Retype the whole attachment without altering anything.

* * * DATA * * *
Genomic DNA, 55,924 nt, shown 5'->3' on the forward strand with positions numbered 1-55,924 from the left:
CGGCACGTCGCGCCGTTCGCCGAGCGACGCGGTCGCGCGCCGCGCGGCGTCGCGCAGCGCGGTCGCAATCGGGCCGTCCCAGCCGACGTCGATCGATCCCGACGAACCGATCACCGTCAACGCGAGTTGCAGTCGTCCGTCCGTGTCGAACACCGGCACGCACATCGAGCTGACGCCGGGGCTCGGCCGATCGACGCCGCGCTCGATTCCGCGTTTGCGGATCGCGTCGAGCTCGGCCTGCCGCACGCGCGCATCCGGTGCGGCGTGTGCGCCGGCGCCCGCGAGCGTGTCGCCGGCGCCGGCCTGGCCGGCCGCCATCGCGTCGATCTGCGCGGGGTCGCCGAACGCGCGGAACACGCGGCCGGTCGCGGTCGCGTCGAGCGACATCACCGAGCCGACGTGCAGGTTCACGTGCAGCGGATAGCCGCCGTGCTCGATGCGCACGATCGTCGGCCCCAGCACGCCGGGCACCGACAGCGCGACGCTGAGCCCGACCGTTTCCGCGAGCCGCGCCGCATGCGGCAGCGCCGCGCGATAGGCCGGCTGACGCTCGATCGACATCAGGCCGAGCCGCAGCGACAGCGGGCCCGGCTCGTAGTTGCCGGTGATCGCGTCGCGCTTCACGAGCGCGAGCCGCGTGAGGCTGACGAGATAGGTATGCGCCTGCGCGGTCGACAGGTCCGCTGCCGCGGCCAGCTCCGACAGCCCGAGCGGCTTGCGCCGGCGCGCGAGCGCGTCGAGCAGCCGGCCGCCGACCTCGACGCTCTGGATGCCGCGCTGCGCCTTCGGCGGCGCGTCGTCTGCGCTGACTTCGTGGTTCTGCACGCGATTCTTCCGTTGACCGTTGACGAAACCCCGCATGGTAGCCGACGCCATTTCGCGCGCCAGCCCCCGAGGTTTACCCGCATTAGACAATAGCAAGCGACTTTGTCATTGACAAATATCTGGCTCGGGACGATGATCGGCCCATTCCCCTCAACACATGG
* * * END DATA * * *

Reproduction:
Genomic DNA, 55,924 nt, shown 5'->3' on the forward strand with positions numbered 1-55,924 from the left:
CGGCACGTCGCGCCGTTCGCCGAGCGACGCGGTCGCGCGCCGCGCGGCGTCGCGCAGCGCGGTCGCAATCGGGCCGTCCCAGCCGACGTCGATCGATCCCGACGAACCGATCACCGTCAACGCGAGTTGCAGTCGTCCGTCCGTGTCGAACACCGGCACGCACATCGAGCTGACGCCGGGGCTCGGCCGATCGACGCCGCGCTCGATTCCGCGTTTGCGGATCGCGTCGAGCTCGGCCTGCCGCACGCGCGCATCCGGTGCGGCGTGTGCGCCGGCGCCCGCGAGCGTGTCGCCGGCGCCGGCCTGGCCGGCCGCCATCGCGTCGATCTGCGCGGGGTCGCCGAACGCGCGGAACACGCGGCCGGTCGCGGTCGCGTCGAGCGACATCACCGAGCCGACGTGCAGGTTCACGTGCAGCGGATAGCCGCCGTGCTCGATGCGCACGATCGTCGGCCCCAGCACGCCGGGCACCGACAGCGCGACGCTGAGCCCGACCGTTTCCGCGAGCCGCGCCGCATGCGGCAGCGCCGCGCGATAGGCCGGCTGACGCTCGATCGACATCAGGCCGAGCCGCAGCGACAGCGGGCCCGGCTCGTAGTTGCCGGTGATCGCGTCGCGCTTCACGAGCGCGAGCCGCGTGAGGCTGACGAGATAGGTATGCGCCTGCGCGGTCGACAGGTCCGCTGCCGCGGCCAGCTCCGACAGCCCGAGCGGCTTGCGCCGGCGCGCGAGCGCGTCGAGCAGCCGGCCGCCGACCTCGACGCTCTGGATGCCGCGCTGCGCCTTCGGCGGCGCGTCGTCTGCGCTGACTTCGTGGTTCTGCACGCGATTCTTCCGTTGACCGTTGACGAAACCCCGCATGGTAGCCGACGCCATTTCGCGCGCCAGCCCCCGAGGTTTACCCGCATTAGACAATAGCAAGCGACTTTGTCATTGACAAATATCTGGCTCGGGACGATGATCGGCCCATTCCCCTCAACACATGG